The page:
According to a new report from Diamanti, 44% of the surveyed IT leaders say they plan to switch from virtual machines (VMs) to containers. Another recent survey suggests that by 2020 83% of enterprise workloads will be cloud-based. These are just the latest indicators of the imminent future of IT, in case it hasn’t already made its full debut at a corporate back office near you.
It’s a new agile, cloudy, code-based, containerized world, rife with reams of virtual processes for IT operators to monitor and maintain. And it’s overflowing with more noisy data than merely mortal minds can handle.
The question is, in this new world will your existing monitoring tools be overwhelmed by microservices mayhem? Will the shift to containers limit the purview of your legacy incident management systems? Or will powerful new technologies come to the rescue just in time?
The ability to see the contents of containers and track the data being generated by individual microservices as well as microservice clusters is critical, and AIOps’ machine-learning capabilities will form a vital component of the containerized infrastructures of tomorrow.
1. The Problem: Containing the Data LakeOver the next couple of years, IT Operations will be facing a growing tidal wave of data. It’s estimated that by 2020 the Internet of Things (IoT) will account for around 30 billion devices. The most prosaic form of IoT, smartphones, are just the tip of that iceberg. With networked and AI-enabled devices taking up residence in more areas of our lives every day—including some failure-is-not-an-option devices, like connected cars—IT operators are going to have their work cut out for them. It’s one thing to receive user complaints about the latest version of Candy Crush crashing on phones; it’d be quite another to receive a stream of alerts about Teslas crashing on highways.
But IoT isn’t the only driving force behind this era of Big Data Gone Wild. In many ways it’s just a symptom of the complexification of every aspect of IT, especially in major enterprises, which now rely on hundreds of distinct applications to conduct business each day. The expansion of existing IT infrastructure through virtual machines has been an incredibly helpful response to the problem, but over the past few years many DevOps teams have been hankering for even more dynamically flexible ways to contain, monitor, and maintain their data-generating and data-hogging apps.
Enter: containers. Able to support the traditional top-down control networks, containers are also “portable” enough to support the less centralized, edge-based systems that will make up large portions of future IT architectures, particularly for IoT.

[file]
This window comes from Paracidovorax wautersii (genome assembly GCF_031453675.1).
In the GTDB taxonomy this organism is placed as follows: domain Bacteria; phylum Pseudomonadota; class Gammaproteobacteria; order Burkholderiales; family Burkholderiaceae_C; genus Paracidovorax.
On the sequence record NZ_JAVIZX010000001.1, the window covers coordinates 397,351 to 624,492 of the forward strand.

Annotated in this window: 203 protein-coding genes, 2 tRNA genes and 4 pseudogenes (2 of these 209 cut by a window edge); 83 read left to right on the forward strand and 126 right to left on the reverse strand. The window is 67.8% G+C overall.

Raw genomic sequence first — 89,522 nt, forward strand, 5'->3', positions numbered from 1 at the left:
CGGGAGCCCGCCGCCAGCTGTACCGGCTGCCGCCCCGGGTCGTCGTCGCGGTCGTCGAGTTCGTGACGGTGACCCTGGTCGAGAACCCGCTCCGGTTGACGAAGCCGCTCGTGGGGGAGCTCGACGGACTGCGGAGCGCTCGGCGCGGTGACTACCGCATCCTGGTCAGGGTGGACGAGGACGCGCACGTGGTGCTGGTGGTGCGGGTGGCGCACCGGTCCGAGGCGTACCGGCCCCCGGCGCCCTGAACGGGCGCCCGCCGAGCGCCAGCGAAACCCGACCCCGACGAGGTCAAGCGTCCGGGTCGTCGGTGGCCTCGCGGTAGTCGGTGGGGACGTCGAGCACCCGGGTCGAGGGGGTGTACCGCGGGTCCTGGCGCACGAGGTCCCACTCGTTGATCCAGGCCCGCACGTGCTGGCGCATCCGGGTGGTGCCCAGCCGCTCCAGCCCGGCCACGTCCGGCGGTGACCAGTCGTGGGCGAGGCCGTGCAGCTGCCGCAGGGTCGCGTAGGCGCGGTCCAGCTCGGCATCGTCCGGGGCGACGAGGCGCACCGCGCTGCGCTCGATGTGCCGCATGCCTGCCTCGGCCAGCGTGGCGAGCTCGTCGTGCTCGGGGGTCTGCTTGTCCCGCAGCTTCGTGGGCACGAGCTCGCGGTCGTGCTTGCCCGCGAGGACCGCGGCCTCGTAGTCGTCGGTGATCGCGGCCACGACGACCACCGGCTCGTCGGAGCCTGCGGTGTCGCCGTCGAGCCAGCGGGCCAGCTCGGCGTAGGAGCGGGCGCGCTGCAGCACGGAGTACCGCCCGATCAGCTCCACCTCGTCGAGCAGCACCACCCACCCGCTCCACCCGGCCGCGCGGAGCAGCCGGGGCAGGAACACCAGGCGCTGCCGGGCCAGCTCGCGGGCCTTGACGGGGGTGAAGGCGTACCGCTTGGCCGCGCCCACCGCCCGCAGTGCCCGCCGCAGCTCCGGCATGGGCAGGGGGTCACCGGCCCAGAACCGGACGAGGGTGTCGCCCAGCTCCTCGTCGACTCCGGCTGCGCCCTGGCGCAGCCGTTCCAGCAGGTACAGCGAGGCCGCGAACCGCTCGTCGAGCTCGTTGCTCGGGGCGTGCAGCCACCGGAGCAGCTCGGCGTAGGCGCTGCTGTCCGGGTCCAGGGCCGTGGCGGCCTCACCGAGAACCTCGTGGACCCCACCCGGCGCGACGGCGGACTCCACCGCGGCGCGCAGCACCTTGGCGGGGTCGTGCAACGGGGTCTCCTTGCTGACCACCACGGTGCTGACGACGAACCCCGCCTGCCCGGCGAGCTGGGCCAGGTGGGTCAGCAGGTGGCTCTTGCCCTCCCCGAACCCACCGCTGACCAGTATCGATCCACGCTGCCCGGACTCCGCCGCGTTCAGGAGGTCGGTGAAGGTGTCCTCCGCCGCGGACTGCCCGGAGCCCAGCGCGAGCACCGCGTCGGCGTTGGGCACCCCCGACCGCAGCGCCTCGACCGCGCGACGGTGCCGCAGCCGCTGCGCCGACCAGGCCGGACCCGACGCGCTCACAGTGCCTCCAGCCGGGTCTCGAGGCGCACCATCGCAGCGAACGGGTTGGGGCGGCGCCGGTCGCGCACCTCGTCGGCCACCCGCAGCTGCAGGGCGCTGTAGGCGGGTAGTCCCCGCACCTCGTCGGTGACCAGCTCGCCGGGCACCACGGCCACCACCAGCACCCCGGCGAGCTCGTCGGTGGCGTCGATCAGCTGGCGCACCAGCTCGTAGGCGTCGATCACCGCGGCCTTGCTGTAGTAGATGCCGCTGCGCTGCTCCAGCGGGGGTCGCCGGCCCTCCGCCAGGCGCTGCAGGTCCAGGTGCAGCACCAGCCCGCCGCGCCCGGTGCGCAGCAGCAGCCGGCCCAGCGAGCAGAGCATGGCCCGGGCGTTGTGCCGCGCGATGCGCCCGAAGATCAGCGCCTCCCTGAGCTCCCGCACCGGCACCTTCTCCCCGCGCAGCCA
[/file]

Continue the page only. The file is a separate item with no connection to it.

It’s unlikely that any enterprise will be able to keep up with the next 10-20 years of exponential data growth without cloud-based containers playing a significant role—especially by parsing vast enterprise data lakes into bite-sized, portable, self-contained chunks of usable information—so it’s a topic everyone in IT should strive to understand. You may already be using containers, as many large enterprises have either started to use them in at least a trial capacity, with an average of $100,000 being spent on adopting containers this year, and 59% of IT leaders in the Diamanti survey saying they have either already deployed containers in a production environment or plan to do so.
Still, many large IT departments are still reluctant to invest heavily in container-based systems. Well-informed caution, after all, is part of every successful CTO’s repertoire. Luckily, the modular and easily replicable nature of containers makes leaving our VM-based systems behind us for swarms of self-managing containers in the cloud a relatively safe transition, if done well.2. The Solution: Containers + KubernetesDocker is the foremost platform for creating containers, and the open-source system known as Kubernetes—meaning “helmsman” or “pilot” in ancient Greek—manages and controls their deployment. Both of these technologies are usually used to deploy containers containing microservices (or microapplications). Docker is a collection of open-source tools that helps you create inviolable Linux containers that can carry microservices (e.g., just the client database, or just the customer interface of an e-commerce site), or carry entire applications/services in a more efficient manner than current VM-based methods. Kubernetes (which can be used with Docker or a number of other container makers) then manages the deployment and running of these containers, keeping them perfectly in step with each other no matter where they are.